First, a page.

Why Gaming?

There’s a lot of discussion currently underway regarding the gamification of all sorts of environments, from the workplace to the classroom.  While it’s nice, I suppose, to work on something that’s considered hot stuff, I’m less interested in being cutting edge or flashy than I am in finding a way to bring together in one cohesive package the things I value most regarding learning.  Here are the things I’m looking for that I believe gaming provides:

Individualized skills development

When we play games, we learn at our own pace.  It may take me three respawns to figure out a fight, and it may only take you one.  That’s okay.  I might focus on leveling up a tradeskill while you build rep.  That’s allowed.  My students should have the same opportunities.

Personal choice

Choice, ownership, agency.  Some of the best games out there immerse us in their worlds and the tasks at hand because they allow us to decide who we are and how we’ll conduct ourselves.  How often do our students go through the points-grabbing motions because they don’t own anything that takes place in the classroom?

Collaboration and development of strong team bonds

I want my kids to be able to evaluate their strengths and weaknesses and tackle problems together.  Ideally, the classroom would be a tight-knit community of individuals bound together by a common purpose and similar beliefs about how to get the job done.  Not unlike a guild.

Constant feedback in a variety of formats

Gamers get constant updates about how they’re doing, what their teammates or opponents are up to, and what steps to take to accomplish the next objective.  Feedback beyond just a grade is crucial for motivating students to improve their skills.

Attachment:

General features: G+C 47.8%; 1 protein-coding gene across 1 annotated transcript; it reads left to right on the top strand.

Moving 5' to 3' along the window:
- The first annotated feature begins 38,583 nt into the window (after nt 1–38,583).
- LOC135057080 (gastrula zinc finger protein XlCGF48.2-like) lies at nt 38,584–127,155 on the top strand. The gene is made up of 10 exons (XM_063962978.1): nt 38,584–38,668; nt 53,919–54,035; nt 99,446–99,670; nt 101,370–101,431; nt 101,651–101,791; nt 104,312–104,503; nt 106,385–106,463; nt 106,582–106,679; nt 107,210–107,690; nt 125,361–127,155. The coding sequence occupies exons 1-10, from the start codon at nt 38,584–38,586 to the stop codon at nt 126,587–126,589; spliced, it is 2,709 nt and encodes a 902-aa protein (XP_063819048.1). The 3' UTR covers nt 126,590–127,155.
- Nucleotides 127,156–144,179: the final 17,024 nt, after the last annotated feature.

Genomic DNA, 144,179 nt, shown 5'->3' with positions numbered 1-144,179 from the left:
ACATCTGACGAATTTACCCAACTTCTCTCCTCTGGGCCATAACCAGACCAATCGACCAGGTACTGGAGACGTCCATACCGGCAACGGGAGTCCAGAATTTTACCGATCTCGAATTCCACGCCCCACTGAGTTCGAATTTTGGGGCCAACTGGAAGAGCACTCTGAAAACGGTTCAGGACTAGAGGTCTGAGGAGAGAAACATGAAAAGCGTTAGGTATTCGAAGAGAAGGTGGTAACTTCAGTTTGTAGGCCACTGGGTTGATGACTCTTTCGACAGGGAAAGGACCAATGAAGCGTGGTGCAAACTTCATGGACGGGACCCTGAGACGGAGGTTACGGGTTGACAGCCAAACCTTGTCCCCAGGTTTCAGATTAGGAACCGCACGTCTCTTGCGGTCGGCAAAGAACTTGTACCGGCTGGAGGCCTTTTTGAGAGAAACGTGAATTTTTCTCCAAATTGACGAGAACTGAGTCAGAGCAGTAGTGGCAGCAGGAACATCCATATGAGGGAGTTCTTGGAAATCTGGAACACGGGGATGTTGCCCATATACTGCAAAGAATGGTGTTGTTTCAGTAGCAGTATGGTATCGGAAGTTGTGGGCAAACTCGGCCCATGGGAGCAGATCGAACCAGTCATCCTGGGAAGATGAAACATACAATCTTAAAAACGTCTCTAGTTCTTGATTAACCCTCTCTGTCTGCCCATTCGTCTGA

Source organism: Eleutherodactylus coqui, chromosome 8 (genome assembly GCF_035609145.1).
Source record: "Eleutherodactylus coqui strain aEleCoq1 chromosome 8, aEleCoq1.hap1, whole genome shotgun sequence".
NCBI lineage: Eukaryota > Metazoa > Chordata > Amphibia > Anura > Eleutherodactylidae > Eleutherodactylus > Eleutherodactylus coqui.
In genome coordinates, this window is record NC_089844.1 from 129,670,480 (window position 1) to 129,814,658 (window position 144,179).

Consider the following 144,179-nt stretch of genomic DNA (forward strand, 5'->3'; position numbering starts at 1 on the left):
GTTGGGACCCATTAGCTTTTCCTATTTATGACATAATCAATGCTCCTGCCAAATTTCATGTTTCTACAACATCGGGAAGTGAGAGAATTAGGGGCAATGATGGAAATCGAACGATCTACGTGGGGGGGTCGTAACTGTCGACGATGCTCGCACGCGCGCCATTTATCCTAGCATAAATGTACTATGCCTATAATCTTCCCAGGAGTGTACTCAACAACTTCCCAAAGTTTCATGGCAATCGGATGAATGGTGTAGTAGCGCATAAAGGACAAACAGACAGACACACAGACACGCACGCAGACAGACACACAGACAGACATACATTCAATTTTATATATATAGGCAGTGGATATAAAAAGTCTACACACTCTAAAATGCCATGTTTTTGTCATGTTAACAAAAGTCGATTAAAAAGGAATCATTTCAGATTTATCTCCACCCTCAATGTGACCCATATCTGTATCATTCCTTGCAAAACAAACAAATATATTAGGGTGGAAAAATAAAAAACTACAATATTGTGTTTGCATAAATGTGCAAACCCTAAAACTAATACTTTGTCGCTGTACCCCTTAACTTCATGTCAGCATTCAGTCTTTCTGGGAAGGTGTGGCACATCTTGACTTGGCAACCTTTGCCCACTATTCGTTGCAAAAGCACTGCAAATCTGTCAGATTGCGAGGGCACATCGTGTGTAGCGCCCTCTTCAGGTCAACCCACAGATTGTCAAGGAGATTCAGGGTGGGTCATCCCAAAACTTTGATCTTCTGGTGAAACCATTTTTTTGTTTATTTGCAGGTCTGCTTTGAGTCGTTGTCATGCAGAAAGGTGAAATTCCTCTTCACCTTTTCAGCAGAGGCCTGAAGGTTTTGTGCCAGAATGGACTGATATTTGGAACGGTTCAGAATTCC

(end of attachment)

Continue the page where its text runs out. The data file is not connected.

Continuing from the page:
Resilience in the face of failure

In games, we stand in fire, die, and learn (hopefully!) not to stand in fire again.  We fail spectacularly when fighting a boss, research and confer with group members, alter strategy, and win.  Learning happens as a result of those failures, and we are okay with failing in games.  Not so much in the classroom.  However, if we’re looking for mastery of skills, risk, or creativity from our students, failure has got to be an option.

Part of the job of bringing gaming into my classroom will be gaining parent support for the whole thing.  I’ve created a little resource, available here, in order to share some of the why-am-I-doing-this with them.  What do you think?  I would appreciate any feedback in the comments.


One thought on “Why Gaming?

  1. At the risk of sounding flippant about the case you are making, let’s assume that I agree that gaming is a viable (and valuable) part of the classroom … because I do.

    Questions that I have include the following:

    – how many/which “traditional” roles can gaming play? Practice? Assessment? Inquiry? What else?

    – Setting aside the fact that we are in the age of accountability – a VERY difficult thing to do – how do you design ways for students to demonstrate the learning that takes place as a result of gaming exercises outside of that context? At our school, for example, you are very likely to have parents who say “Fine if you use gaming AS LONG AS my child gets a 30+ on the ACT, makes honor roll and lives happily ever after”.

    – I’m new to the discussion, so this next one is more along the lines of “no clue, what’cha think”. How do teachers find games that are worth the time. If a game can be done quickly, it doesn’t do the things you described; if it is a fully developed game world, how do you know it will pay off?

    – Finally, how important is it that the struggle I imagine is the reality of my last question be faced as a team? If I wrestle with these issues and come to a different decision than the teacher down the hall doesn’t that potentially create learning confusion for students at some point?

    BTW, it’s very rewarding to me to work with folks who are having these conversations.

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